Tacoma/Pierce County Health Department Proposing Mandatory HIV Testing of all Pregnant Women, Inmates, People Diagnosed With Other STDs
All pregnant women, anyone who exhibits symptoms of a sexually transmitted disease and anyone arrested on drug- or sex-related charges in Pierce County, Wash., would be tested for HIV under a new proposal by the Tacoma/Pierce County Health Department, the Tacoma News Tribune reports. Health Department Director Federico Cruz-Uribe plans to submit the proposal, which would be among the "most sweeping in the nation" if adopted by the county board of health, for discussion and public hearings in January. Under the plan, people would be tested and receive counseling on HIV treatment and ways to prevent transmission. The sexual or needle-sharing partners of those who test positive would also be notified and tested. "If you do that, you're picking up the two most important groups when you look at how the virus spreads across the United States and in our own community," Cruz-Uribe said. Although vertical transmission is low, testing all pregnant women would ensure that it remains that way, he added. Sixty-two people in Pierce County were diagnosed with AIDS and another 147 tested positive for HIV last year. The county was the first in Washington state to make HIV cases reportable by name. The News Tribune reports that it is unclear how many people would be tested annually, but about 10,000 women gave birth last year, nearly 3,000 people were diagnosed with an STD and 28,000 people were arrested last year, 60% of whom faced drug-related charges.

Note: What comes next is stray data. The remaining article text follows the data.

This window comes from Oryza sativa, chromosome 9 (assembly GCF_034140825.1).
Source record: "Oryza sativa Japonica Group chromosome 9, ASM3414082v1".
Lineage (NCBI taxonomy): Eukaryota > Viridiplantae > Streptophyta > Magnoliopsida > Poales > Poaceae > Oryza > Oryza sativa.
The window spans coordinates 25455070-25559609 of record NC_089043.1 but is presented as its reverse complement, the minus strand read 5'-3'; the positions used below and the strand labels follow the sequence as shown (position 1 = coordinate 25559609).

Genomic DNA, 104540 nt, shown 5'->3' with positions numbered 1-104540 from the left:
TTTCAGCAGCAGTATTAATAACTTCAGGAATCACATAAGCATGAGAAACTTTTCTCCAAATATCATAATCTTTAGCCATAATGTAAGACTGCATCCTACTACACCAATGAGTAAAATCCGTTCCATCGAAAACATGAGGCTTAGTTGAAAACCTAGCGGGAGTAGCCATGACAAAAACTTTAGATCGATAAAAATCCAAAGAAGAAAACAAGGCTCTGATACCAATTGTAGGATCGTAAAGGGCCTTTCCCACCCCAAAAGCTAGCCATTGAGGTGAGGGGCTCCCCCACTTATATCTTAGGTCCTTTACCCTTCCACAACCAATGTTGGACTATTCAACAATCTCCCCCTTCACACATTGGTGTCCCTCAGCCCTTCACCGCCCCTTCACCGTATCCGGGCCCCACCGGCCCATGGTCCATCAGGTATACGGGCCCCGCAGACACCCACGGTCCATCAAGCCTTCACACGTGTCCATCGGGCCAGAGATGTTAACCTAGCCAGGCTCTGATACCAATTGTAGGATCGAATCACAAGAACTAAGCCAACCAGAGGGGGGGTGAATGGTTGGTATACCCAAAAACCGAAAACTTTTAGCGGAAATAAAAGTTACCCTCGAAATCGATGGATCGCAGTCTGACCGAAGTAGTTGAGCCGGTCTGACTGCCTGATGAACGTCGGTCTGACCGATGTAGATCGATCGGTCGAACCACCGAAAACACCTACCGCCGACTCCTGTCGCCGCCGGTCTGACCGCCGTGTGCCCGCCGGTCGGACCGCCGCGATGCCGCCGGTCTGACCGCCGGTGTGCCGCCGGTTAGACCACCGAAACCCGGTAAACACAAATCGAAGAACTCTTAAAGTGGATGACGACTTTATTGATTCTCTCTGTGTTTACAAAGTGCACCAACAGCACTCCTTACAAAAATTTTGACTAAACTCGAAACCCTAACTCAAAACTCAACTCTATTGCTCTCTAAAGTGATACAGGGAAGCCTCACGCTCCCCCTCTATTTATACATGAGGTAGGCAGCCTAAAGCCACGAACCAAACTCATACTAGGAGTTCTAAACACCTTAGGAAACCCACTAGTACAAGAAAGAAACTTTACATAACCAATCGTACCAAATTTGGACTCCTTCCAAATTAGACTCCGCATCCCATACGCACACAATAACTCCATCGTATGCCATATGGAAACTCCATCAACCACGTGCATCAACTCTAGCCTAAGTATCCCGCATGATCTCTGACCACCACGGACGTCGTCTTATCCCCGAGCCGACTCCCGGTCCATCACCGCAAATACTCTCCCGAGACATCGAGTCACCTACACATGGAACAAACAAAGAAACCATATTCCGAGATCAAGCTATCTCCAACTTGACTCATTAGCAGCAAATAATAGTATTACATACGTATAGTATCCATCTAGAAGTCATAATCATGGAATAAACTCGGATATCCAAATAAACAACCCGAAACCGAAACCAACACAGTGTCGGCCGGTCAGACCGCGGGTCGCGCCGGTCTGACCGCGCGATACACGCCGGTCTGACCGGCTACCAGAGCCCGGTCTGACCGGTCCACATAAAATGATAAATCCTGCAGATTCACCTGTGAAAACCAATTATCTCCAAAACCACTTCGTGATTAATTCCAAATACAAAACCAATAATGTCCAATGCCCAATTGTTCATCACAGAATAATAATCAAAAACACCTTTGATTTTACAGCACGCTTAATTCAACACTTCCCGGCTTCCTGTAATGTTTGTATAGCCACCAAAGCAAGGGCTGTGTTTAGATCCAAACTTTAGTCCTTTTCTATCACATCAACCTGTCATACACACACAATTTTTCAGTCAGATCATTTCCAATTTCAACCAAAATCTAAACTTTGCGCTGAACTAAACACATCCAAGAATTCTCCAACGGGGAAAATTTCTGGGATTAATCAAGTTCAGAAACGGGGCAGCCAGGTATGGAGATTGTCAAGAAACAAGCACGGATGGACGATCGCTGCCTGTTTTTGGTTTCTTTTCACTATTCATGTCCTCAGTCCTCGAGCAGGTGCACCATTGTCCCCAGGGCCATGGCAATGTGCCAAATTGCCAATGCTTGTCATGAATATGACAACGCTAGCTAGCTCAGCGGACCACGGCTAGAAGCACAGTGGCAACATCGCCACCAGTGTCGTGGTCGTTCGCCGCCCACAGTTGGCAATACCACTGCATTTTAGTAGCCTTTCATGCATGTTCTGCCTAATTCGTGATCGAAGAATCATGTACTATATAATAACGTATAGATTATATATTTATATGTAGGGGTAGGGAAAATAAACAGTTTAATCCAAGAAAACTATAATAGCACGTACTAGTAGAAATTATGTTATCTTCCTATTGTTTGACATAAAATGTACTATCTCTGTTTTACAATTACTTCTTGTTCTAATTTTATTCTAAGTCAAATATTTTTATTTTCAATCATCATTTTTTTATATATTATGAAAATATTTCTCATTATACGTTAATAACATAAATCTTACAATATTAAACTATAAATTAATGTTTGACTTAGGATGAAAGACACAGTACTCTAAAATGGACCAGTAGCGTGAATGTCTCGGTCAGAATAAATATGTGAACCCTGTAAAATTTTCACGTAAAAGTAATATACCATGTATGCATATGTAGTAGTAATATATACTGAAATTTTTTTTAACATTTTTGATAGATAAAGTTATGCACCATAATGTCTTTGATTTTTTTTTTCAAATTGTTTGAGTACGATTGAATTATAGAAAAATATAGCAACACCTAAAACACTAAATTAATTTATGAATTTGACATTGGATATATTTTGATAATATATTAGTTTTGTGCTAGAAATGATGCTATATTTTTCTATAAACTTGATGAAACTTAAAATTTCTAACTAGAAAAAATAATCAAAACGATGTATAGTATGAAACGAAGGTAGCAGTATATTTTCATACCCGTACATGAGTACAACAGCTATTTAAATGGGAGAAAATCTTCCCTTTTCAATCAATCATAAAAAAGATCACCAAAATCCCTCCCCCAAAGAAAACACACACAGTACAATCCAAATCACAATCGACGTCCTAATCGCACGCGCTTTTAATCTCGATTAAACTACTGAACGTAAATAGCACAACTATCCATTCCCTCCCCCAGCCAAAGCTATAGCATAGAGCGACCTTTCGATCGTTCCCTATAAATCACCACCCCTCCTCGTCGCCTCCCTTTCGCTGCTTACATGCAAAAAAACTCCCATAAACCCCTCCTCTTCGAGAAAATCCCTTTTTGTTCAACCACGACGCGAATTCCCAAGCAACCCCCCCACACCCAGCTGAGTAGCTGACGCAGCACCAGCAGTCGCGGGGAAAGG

The plan has "generat[ed] shock waves" among area AIDS advocates, the News Tribune reports. "AIDS is not like other diseases. It has different social implications and stigma attached to it. To us, mandatory testing follows a slippery slope. What's next? Are you going to mandate treatment and other things?" Joel Hastings, director of government affairs for the Lifelong AIDS Alliance in Seattle, said. Jeannie Darneille of the Pierce County AIDS Foundation called the proposal "radical" and said that the measure -- particularly the part that would require testing of anyone arrested for, but not yet convicted of, a drug- or sex-related crime -- was unlikely to withstand a legal challenge. "That is absolutely preposterous. It's just a fundamental civil rights issue," Darneille, who is also a state representative, said. According to the Tribune News, a "handful" of states require testing for pregnant women and Washington currently administers HIV tests only at a woman's request. The state Board of Health is considering making testing standard, but allowing women to "opt out" if they do not want to take the test. However, the Governor's Advisory Council on HIV/AIDS rejected the notion because of fears that some women may avoid obtaining prenatal care due to the testing. Most states can require testing of inmates; however, no jurisdiction has attempted to require testing of people arrested but not convicted of a crime. Pierce County Prosecuting Attorney Gerald Horne said that law enforcement officials should be able to require someone arrested to take an HIV test, saying that if officials have enough evidence to arrest someone, they also have probable cause for the testing, especially when the public health is at risk. The Pierce County Medical Society board supports the proposal, according to its president, Dr. Patrice Stevenson. "It's hard to argue with what [Cruz-Uribe] is proposing. That's the way they eliminated smallpox: Find cases and identify their contacts," she said (Doughton, Tacoma News Tribune, 11/19).